THE dilemma that our politicians have to face in today’s febrile climate is simple; jobs that are necessary versus climate change deemed essential to save the planet (“Sturgeon may drop support for Heathrow’s third runway”, The Herald, May 10).

The fact that our First Minister is now prepared to ditch backing a project that enjoyed previous strong support from herself a illustrates her problem. The fact that he third runway at Heathrow might just have given a leg-up to Prestwick’s future as a logistical hub only adds to the problem.

I doubt that withdrawing her support for the third runway at Heathrow will alter the ultimate decision, but it does help her in proving her green credentials.

It is interesting to note that Prestwick is now regarded as “a piece of national infrastructure”. I suggest it is now more like a whitened sepulchre that has drained more than £40 million out of the economy. Its potential is now even further weakened in the name of net zero carbon emissions.

I understand the UK contributes less than one per cent of the world’s carbon emissions. Perhaps our Government should also consider shutting Prestwick down to save even more carbon emissions as well. Talk about killing two birds with one stone.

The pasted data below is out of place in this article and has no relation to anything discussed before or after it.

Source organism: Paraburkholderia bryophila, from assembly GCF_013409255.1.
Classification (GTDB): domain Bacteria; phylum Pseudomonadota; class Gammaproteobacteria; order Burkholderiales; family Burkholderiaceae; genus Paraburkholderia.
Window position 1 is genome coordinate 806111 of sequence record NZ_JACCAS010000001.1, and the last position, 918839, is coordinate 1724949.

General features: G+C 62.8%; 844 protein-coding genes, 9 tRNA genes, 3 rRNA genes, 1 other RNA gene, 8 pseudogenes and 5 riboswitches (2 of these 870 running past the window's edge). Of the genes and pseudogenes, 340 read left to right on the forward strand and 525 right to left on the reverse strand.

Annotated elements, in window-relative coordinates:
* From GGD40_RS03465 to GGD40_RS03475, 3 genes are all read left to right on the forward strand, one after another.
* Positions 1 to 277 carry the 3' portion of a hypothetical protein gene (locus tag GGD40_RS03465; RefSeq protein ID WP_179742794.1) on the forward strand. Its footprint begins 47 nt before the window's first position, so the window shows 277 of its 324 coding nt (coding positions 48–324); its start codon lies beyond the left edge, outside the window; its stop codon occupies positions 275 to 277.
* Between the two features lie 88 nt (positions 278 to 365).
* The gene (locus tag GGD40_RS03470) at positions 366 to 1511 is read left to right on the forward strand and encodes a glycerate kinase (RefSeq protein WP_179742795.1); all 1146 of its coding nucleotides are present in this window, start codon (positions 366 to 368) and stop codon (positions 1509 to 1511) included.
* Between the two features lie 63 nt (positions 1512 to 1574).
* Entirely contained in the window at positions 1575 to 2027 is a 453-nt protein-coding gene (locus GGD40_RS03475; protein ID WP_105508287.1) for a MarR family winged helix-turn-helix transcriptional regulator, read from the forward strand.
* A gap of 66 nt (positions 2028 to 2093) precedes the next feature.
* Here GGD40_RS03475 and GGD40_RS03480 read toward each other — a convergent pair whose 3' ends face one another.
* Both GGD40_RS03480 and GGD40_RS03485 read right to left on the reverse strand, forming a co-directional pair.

Robin Johnston,

Newton Mearns.

Why we must resist this Loch Lomond plan

I CONCUR with everything Kevin McKenna wrote about the proposed development by Flamingo Land between Balloch and Loch Lomond Shores (“Are we to let private interests take Lomond Shore from us?”, The Herald, May 11). I can’t bear the thought of this beautiful throughway being despoiled by an unnecessary and unwanted (by most local people) commercial development.

I normally use the pathway several times a week and, especially in spring, summer and autumn it is an absolute joy. Like Mr McKenna, I used to count the number of people I encountered in what is a relatively short walk (on one occasion 70 in less than 10 minutes). There are usually dog walkers; cyclists; tourists; picnickers; families with young children; kids playing football; even, on one occasion, someone practising his golf.

It would be truly tragic to lose all this to a commercial development that would only add to an already overcrowded Balloch.

More power to your elbow, Ross Greer.

Ian Baillie,


The devilish Hillman Imp

I ONCE, in my job, had to drive a Hillman Imp. It was indeed an Imp. To meet a bump or pothole meant that the central section of the steering wheel jumped into your lap. There was also a cow trapped in it somewhere which sporadically mooed. At more than 45mph

the Imp threatened to take to the skies.

At the garage I complained about the Imp’s ambition to fly and about the hidden cow. The mechanic looked under the “boot” (which was the front – the engine was in the back) and said: “Ye huvny ony concrete in there, pal” and he arranged for a massive concrete slab to be lowered in. “She wullny flee noo. And yer coo’s thirsty. It’s a horn that blaws when ye root o’ watter. Ok, pal?”

They don’t make ‘em like that anymore. Anyone wish to add a tuppence-worth?

Donald M Manson,